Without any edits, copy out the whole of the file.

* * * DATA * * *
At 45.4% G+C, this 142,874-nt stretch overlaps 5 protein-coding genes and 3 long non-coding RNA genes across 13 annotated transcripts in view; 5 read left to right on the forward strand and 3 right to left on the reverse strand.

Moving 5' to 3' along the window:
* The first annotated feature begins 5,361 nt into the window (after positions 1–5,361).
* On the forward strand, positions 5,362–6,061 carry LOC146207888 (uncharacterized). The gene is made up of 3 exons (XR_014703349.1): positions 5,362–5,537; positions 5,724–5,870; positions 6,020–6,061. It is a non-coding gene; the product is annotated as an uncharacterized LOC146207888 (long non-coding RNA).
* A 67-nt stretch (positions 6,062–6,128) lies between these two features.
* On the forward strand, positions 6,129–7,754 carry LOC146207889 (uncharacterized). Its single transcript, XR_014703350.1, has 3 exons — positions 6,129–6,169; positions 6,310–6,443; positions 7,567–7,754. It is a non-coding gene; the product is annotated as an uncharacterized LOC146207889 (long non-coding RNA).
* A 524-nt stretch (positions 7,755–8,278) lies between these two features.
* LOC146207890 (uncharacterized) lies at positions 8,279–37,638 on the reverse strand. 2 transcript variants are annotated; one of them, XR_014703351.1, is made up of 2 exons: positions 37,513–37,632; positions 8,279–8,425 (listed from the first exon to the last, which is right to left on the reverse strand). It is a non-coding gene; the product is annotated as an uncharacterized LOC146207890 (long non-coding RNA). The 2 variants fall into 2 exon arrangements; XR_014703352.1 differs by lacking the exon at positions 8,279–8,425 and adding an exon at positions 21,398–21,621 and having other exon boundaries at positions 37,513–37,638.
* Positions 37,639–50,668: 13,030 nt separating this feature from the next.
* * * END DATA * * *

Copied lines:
At 45.4% G+C, this 142,874-nt stretch overlaps 5 protein-coding genes and 3 long non-coding RNA genes across 13 annotated transcripts in view; 5 read left to right on the forward strand and 3 right to left on the reverse strand.

Moving 5' to 3' along the window:
* The first annotated feature begins 5,361 nt into the window (after positions 1–5,361).
* On the forward strand, positions 5,362–6,061 carry LOC146207888 (uncharacterized). The gene is made up of 3 exons (XR_014703349.1): positions 5,362–5,537; positions 5,724–5,870; positions 6,020–6,061. It is a non-coding gene; the product is annotated as an uncharacterized LOC146207888 (long non-coding RNA).
* A 67-nt stretch (positions 6,062–6,128) lies between these two features.
* On the forward strand, positions 6,129–7,754 carry LOC146207889 (uncharacterized). Its single transcript, XR_014703350.1, has 3 exons — positions 6,129–6,169; positions 6,310–6,443; positions 7,567–7,754. It is a non-coding gene; the product is annotated as an uncharacterized LOC146207889 (long non-coding RNA).
* A 524-nt stretch (positions 7,755–8,278) lies between these two features.
* LOC146207890 (uncharacterized) lies at positions 8,279–37,638 on the reverse strand. 2 transcript variants are annotated; one of them, XR_014703351.1, is made up of 2 exons: positions 37,513–37,632; positions 8,279–8,425 (listed from the first exon to the last, which is right to left on the reverse strand). It is a non-coding gene; the product is annotated as an uncharacterized LOC146207890 (long non-coding RNA). The 2 variants fall into 2 exon arrangements; XR_014703352.1 differs by lacking the exon at positions 8,279–8,425 and adding an exon at positions 21,398–21,621 and having other exon boundaries at positions 37,513–37,638.
* Positions 37,639–50,668: 13,030 nt separating this feature from the next.